- New-home sales fall for third month on slump in western U.S.
- Number of houses on market reaches highest level since 2009
When it comes to the biggest purchase Americans can make -- a new home -- there are still some pockets of tentativeness.
Sales unexpectedly declined for a third month in March, falling 1.5 percent to an annualized rate of 511,000 houses as demand withered in the West to its weakest level since July 2014, a Commerce Department report showed Monday.
The figures were the latest in a series of reports showing uneven progress in March and a labored start to the housing industry’s busiest selling period of the year. While solid job growth and low borrowing costs are conducive to greater demand, a pickup in buying interest also depends on slower home-price appreciation. The report hinted that’s starting to occur.
“The trend has definitely softened for both new and existing home sales,” said Ryan Sweet, a senior economist at Moody’s Analytics Inc. in West Chester, Pennsylvania. “Fundamentals will win the day, with the job market tightening, mortgage rates still extremely low and the credit box opening up a bit more with each passing quarter. I think we’ll see stronger home sales through the rest of this year.”
The government’s data did show signs of an easing of the inventory constraints that have plagued the housing recovery and pushed prices higher and out of reach for some Americans. There were 246,000 new houses on the market at the end of March, the most since September 2009. The supply of homes at the current sales rate rose to 5.8 months, the highest since September, from 5.6 months in the prior period.
The median sales price decreased 1.8 percent from March 2015 to $288,000.
Another caveat is that the new-home sales figures are erratic from month to month, helping explain why economists prefer to look at longer-term trends. The report said there was 90 percent confidence the change in sales last month ranged from a 13.5 percent drop to a 16.5 percent increase.
Sales in the West declined 23.6 percent to a 107,000 annualized rate in March after surging 21.7 percent the previous month. In the South, purchases climbed 5 percent to a 314,000 pace in March, the strongest in 13 months. Sales advanced 18.5 percent in the Midwest, the first gain in three months, and were unchanged in the Northeast.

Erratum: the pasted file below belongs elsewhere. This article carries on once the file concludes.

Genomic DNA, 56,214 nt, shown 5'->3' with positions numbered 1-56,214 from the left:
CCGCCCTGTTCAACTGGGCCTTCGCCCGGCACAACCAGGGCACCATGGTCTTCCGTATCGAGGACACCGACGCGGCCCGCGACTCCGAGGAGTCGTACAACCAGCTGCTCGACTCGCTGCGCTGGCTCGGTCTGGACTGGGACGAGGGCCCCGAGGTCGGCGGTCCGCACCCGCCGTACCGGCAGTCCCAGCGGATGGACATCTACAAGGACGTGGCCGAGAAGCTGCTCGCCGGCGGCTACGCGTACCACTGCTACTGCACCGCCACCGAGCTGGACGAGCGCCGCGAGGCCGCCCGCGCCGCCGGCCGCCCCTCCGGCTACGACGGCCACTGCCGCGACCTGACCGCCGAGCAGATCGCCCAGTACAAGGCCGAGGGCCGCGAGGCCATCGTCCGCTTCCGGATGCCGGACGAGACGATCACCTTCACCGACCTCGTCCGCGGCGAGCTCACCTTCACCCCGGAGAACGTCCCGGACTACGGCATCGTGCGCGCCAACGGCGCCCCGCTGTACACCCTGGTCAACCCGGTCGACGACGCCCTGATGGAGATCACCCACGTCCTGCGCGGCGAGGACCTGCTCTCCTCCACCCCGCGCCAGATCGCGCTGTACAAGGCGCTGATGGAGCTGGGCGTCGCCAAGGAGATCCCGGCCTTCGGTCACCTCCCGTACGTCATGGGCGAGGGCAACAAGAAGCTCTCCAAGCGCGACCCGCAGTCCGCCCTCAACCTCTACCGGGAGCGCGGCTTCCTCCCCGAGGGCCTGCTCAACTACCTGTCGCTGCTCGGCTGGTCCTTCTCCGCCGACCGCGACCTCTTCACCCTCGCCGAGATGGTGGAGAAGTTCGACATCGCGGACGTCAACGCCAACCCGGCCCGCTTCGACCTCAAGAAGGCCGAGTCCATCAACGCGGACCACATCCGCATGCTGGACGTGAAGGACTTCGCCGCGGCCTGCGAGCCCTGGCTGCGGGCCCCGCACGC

U.S. new-home sales grew in the first quarter at a 6.2 percent annualized pace, a slowdown from the 18.7 percent surge in the last three months of 2015.
“The overall picture is still pretty good,” said Tom Simons, a money-market economist at Jefferies LLC in New York.
Purchases of new properties, which account for less than 10 percent of the residential market, are tabulated when contracts get signed. They are generally considered a timelier barometer of the residential market than purchases of previously owned dwellings, which are calculated when a contract closes, typically a month or two later.
The market for previously owned homes improved last month, climbing 5.1 percent to a 5.33 million annualized rate, the National Association of Realtors reported April 20. Prices rose as inventories remained tight.
Even so, the market is getting little boost from first-time buyers, who accounted for 30 percent of all existing-home purchases, an historically low share, according to the group.
Recent data on homebuilding has been less encouraging. New-home construction slumped in March, reflecting a broad-based retreat, a Commerce Department report showed last week. Home starts fell 8.8 percent to the weakest annual pace since October. Permits, a proxy for future construction, also unexpectedly dropped.
The National Association of Home Builders/Wells Fargo index showed builder confidence was little changed in April.
“Volatility has been prevalent throughout this recovery, but now it seems people are beginning to wonder if the volatility is more than just temporary,” said Russell Price, senior economist at Ameriprise Financial Inc. in Detroit. At the same time, “housing is going to remain a positive contributor to economic growth for this year, next year and maybe even the year after unless something drastic happens.”